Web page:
I guess I asked regarding the insulting part because I really loathe folks who rampantly generalize on women as a mass based on one unpleasant experience with one woman. I can't help but wonder: do guys care about that sort of denigrating mental crutch too? Or should I not bother trying to correct it when I see it, if it's applied to men? Does that make sense? :)

Re: That was fun!

This is gonna be a little strange...

Since men get the priveledge of not being judged quite as harshly as a class, they are less likely to take class based insults as seriously. Hmm. I don't know if this is true, but it's easier for me to ignore this dipnut, because I don't feel he's relevant in any way.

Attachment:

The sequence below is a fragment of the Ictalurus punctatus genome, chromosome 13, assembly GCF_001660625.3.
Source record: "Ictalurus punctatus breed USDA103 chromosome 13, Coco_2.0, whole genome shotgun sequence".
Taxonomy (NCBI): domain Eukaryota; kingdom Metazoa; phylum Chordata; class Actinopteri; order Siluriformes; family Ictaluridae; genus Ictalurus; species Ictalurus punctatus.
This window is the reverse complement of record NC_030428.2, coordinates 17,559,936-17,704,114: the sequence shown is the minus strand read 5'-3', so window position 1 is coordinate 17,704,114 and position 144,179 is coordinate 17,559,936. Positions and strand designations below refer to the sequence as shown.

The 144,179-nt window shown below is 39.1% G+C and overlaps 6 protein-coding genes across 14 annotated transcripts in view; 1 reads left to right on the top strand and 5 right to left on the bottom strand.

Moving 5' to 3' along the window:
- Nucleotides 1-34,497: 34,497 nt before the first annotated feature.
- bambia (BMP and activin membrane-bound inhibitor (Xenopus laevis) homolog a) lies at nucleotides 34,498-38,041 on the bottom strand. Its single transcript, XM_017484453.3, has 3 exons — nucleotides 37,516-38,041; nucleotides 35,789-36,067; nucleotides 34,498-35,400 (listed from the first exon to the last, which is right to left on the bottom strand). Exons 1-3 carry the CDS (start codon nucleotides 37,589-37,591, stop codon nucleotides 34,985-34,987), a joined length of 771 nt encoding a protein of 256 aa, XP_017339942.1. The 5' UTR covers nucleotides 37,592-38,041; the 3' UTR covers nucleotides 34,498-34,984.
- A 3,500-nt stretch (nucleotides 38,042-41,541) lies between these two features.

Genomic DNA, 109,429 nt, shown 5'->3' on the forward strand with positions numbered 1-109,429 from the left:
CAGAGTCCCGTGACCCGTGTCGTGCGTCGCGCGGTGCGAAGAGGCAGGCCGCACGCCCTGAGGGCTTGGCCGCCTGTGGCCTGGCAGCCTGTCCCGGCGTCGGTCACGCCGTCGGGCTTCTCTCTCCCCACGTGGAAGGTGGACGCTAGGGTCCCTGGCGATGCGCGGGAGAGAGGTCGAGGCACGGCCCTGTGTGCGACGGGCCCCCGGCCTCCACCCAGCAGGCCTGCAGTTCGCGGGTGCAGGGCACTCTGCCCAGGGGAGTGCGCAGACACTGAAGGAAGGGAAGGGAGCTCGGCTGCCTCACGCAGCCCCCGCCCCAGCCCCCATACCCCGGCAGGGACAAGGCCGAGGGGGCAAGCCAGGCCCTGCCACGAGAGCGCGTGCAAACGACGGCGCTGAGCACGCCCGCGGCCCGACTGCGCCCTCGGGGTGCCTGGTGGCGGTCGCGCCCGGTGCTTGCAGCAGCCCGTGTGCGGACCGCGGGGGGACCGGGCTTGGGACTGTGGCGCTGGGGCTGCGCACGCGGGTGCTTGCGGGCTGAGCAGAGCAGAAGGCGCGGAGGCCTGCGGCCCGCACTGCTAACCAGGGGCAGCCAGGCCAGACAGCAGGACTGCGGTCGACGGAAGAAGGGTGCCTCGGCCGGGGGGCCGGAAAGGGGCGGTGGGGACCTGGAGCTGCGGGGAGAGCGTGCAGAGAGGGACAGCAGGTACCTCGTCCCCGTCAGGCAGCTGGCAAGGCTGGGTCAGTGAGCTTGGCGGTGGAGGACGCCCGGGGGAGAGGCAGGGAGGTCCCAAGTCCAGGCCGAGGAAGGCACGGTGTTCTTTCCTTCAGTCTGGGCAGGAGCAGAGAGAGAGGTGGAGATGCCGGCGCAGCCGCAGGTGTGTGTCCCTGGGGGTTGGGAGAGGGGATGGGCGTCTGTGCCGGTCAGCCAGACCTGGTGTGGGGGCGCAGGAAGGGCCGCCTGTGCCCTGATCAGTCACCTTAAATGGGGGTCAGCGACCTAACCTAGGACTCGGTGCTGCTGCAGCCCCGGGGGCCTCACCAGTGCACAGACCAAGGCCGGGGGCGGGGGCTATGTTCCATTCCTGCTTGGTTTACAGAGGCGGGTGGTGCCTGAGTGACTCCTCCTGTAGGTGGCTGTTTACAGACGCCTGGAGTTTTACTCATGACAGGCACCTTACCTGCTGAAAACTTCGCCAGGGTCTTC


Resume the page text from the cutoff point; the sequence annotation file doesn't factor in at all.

Chat sometime sure. It'll happen.

Re: That was fun!

No, actually that makes perfect sense now you mention it, John. I know I tend to get tetchier the more I feel pressured, for example... and I'm a lot more patient when I don't feel emotionally involved in something.

Re getting together to chat: Excellent! I'm so glad to hear that, John -- I'd started to wonder if you'd been quietly avoiding me the past seven or so years! So, when and where would you like to get together? What sort of lunch would you like? ;)